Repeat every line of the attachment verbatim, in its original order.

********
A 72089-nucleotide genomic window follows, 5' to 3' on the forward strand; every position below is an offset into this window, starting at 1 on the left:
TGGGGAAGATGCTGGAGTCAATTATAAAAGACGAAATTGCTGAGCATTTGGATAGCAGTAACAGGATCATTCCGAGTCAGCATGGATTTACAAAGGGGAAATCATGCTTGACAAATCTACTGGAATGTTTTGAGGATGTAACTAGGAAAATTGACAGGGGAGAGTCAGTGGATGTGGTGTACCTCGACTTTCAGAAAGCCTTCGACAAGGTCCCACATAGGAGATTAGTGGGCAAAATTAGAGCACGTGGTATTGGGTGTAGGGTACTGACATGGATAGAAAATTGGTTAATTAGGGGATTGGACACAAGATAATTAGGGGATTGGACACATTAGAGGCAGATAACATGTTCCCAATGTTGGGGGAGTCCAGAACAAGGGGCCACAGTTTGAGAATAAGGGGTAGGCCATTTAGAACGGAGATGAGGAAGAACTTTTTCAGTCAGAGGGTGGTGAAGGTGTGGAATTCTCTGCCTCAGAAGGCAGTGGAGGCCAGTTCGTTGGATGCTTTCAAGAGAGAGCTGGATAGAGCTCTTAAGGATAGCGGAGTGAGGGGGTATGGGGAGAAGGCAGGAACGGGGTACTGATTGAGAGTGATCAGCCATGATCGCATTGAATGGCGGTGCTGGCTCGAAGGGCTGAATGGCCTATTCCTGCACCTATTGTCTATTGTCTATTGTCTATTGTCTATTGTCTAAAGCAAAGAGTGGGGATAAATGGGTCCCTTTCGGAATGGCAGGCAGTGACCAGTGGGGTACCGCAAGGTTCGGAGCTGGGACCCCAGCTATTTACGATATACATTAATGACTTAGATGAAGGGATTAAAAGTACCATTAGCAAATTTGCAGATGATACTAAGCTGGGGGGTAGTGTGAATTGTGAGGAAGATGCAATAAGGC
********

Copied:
A 72089-nucleotide genomic window follows, 5' to 3' on the forward strand; every position below is an offset into this window, starting at 1 on the left:
TGGGGAAGATGCTGGAGTCAATTATAAAAGACGAAATTGCTGAGCATTTGGATAGCAGTAACAGGATCATTCCGAGTCAGCATGGATTTACAAAGGGGAAATCATGCTTGACAAATCTACTGGAATGTTTTGAGGATGTAACTAGGAAAATTGACAGGGGAGAGTCAGTGGATGTGGTGTACCTCGACTTTCAGAAAGCCTTCGACAAGGTCCCACATAGGAGATTAGTGGGCAAAATTAGAGCACGTGGTATTGGGTGTAGGGTACTGACATGGATAGAAAATTGGTTAATTAGGGGATTGGACACAAGATAATTAGGGGATTGGACACATTAGAGGCAGATAACATGTTCCCAATGTTGGGGGAGTCCAGAACAAGGGGCCACAGTTTGAGAATAAGGGGTAGGCCATTTAGAACGGAGATGAGGAAGAACTTTTTCAGTCAGAGGGTGGTGAAGGTGTGGAATTCTCTGCCTCAGAAGGCAGTGGAGGCCAGTTCGTTGGATGCTTTCAAGAGAGAGCTGGATAGAGCTCTTAAGGATAGCGGAGTGAGGGGGTATGGGGAGAAGGCAGGAACGGGGTACTGATTGAGAGTGATCAGCCATGATCGCATTGAATGGCGGTGCTGGCTCGAAGGGCTGAATGGCCTATTCCTGCACCTATTGTCTATTGTCTATTGTCTATTGTCTATTGTCTAAAGCAAAGAGTGGGGATAAATGGGTCCCTTTCGGAATGGCAGGCAGTGACCAGTGGGGTACCGCAAGGTTCGGAGCTGGGACCCCAGCTATTTACGATATACATTAATGACTTAGATGAAGGGATTAAAAGTACCATTAGCAAATTTGCAGATGATACTAAGCTGGGGGGTAGTGTGAATTGTGAGGAAGATGCAATAAGGC